I can’t believe this place? Doesn’t anyone know there’s a recession? Well, Juan and I do, so even though we are here on a very indulgent getaway, we are still trying to economize where we can. I’ll write more about that in my next post. Right now, I am walking to Walgreens’ to check out the wine selection. (The bar at our hotel is charging me $15.00 a glass!) Then, we’ll have our own happy hour, take a nap, and head to a restaurant for a celebratory birthday dinner.

Looking and feeling relaxed during our weekend in Vegas.



When Being the Mother Isn’t Enough

I was 35 years-old when I became a mother. By that age, I had gone to college, finished  law school and started my second career as a litigation attorney. I was was at a point in life where I was ready to assume the responsibliities of motherhood. I was ready. After enduring 36 hours of labor and an unplanned c-section, I was anxious to leave the hospital and be with my baby.  I wanted to get home get my “mothering on.” My husband at the time, was a a part-time musician, and had a regular Saturday night gig at a not-too-local nightclub. It was noon Saturday when we arrived home with our precious bundle, Nicolas.  I had decided to breastfeed my baby, but after three days my milk had not come in and Nico was still only getting the nourishing colostrum. The lactation consultant visited me before I left the hospital and sent off with words of encouragement. I thought I had everything under control, so why should my husband miss his regular Saturday night gig. “Go,”  I said. “I got this.” Besides, since I was Nico’s only source of food, I could handle it.  So, my husband went off to his gig and I was all alone. With a newborn.

Around 9:00 p.m. all hell broke loose. The colostrum which had so far satisfied Nico, was no longer enough. He wanted to eat. I wanted to sleep. He needed a diaper change. I needed a shower.  He needed to sleep. I needed to eat.  Then, it happened, my milk came in. I had heard stories of this experience but nothing prepared me for the feeling. Suddenly, I was in so much pain as my breasts filled with milk. I had not thought to buy or rent a breast pump, because things had been going so well at the hosptial.  All of a sudden with the milk filling my breasts my baby could nor get his little mouth to properly latch on. He became more frustrated. I became more uncomfortable. He cried. I cried.  It was midnight and I was exhausted.  Nico wailed and I became desperate.  I got in the hot shower. The warm water helped me to relax and the milk flowed, and the pressure in my breasts eased. Nico was able to latch on again and nurse a bit, but we still struggled. And struggled. It was 2:30 a.m. by the time my husband came home.  He seemed shocked to see me and the baby still up. The look on my face must have said it all, because he immediately asked what I needed. I think I cried. So much for getting my mothering on.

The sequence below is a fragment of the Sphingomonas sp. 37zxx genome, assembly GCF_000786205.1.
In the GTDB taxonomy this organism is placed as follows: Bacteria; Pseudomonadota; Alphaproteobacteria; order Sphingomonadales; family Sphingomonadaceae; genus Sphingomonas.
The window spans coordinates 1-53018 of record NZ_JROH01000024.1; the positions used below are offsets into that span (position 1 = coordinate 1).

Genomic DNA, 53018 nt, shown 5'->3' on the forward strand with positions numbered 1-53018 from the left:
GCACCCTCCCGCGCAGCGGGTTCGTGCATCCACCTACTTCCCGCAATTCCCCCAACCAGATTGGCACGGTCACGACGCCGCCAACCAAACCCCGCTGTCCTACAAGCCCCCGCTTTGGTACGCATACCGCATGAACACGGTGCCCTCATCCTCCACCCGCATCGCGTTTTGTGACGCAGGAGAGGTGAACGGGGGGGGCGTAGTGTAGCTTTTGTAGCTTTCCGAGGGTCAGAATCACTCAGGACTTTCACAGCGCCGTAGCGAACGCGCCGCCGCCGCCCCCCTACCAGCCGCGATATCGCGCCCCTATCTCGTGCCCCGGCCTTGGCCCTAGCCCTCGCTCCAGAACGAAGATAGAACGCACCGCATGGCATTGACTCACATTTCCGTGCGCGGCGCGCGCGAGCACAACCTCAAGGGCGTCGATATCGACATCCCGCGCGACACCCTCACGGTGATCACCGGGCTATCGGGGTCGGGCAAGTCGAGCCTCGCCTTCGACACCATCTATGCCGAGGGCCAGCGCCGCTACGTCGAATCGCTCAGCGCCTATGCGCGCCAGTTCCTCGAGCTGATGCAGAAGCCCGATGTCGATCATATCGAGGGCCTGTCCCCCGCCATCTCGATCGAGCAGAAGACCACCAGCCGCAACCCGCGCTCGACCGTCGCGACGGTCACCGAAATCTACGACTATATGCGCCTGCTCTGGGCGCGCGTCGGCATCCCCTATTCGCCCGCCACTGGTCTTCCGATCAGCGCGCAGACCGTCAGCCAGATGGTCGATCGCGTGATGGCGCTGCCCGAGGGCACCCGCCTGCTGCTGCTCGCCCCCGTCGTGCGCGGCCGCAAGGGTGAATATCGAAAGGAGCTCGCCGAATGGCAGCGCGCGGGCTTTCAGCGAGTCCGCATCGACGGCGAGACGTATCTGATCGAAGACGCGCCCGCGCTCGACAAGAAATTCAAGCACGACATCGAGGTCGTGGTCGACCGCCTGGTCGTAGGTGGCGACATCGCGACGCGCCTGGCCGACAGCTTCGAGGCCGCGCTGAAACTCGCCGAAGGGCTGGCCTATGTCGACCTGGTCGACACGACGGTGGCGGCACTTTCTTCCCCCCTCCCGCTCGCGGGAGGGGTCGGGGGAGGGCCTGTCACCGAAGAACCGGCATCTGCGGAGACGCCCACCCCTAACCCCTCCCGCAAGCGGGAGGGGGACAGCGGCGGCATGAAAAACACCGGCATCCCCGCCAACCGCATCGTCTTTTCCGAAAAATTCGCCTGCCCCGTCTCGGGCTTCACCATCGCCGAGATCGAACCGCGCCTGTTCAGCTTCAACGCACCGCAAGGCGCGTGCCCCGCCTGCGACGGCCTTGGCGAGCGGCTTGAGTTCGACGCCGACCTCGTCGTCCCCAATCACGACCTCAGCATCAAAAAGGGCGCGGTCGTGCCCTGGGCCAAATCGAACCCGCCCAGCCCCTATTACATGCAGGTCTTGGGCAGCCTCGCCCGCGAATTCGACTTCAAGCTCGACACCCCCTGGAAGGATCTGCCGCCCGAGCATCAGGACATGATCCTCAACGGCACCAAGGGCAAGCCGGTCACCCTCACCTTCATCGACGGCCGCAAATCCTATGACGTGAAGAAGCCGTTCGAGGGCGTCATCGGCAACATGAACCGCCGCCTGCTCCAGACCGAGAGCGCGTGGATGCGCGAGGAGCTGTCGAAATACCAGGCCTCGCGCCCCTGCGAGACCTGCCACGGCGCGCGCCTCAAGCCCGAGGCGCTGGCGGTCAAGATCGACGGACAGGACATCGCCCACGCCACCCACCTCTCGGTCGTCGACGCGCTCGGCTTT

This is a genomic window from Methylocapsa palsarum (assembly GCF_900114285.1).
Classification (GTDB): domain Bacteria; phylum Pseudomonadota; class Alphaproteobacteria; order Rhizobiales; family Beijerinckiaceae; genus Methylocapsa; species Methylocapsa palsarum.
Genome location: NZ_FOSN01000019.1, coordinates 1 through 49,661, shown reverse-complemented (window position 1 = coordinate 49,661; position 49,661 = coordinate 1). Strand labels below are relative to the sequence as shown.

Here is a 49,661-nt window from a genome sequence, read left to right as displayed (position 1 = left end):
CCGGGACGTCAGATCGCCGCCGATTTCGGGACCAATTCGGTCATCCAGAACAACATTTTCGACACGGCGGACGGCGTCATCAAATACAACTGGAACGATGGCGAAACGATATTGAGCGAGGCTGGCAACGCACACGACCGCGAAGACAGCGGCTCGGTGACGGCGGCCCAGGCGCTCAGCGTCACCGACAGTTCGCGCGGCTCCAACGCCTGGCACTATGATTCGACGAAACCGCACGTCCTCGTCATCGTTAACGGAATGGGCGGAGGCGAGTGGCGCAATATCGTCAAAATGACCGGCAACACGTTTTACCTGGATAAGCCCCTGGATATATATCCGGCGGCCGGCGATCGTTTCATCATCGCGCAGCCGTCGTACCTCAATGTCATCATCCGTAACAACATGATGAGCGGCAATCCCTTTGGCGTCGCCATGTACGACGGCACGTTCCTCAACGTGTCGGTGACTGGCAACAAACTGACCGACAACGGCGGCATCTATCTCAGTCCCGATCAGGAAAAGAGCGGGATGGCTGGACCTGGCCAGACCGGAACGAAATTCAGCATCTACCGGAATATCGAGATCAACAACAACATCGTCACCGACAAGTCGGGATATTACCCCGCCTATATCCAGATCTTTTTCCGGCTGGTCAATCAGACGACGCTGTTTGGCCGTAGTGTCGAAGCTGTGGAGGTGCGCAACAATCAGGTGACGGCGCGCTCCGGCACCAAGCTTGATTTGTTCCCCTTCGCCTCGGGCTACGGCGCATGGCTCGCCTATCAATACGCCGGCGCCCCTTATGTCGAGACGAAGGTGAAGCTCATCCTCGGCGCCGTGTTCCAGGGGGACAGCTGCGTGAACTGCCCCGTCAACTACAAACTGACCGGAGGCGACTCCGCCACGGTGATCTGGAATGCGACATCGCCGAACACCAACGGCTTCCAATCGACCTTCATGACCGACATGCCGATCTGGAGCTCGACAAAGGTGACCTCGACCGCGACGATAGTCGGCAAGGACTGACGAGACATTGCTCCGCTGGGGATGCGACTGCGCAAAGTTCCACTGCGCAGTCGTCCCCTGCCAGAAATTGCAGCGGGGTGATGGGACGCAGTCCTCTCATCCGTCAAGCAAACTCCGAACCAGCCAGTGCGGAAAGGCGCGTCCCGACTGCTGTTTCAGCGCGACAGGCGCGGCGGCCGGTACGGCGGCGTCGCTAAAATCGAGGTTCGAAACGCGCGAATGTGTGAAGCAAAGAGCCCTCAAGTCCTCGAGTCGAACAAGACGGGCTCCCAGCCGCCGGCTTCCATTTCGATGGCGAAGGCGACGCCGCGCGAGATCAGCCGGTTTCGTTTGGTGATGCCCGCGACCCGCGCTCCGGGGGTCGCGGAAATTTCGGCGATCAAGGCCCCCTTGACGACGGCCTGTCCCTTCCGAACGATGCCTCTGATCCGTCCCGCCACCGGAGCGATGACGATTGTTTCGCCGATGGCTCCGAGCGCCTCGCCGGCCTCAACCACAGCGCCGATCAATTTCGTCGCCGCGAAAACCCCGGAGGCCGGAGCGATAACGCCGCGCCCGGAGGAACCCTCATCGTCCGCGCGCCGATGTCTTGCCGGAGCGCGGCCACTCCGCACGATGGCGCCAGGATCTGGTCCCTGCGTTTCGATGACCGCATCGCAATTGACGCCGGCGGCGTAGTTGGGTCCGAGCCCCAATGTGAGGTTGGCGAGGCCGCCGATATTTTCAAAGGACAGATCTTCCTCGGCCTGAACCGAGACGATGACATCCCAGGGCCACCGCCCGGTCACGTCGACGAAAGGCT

I bring this up now because whenever the parenting road gets a little bumpy I think of that first night. How I felt so confident that I could handle it all. How, in my certainty that I was all my baby needed,  I thought I could manage. That first night home was an eye opener. It made me realize that even though Nico needed me to be his source of food and comfort, I needed help too. Nico would need more than just me alone.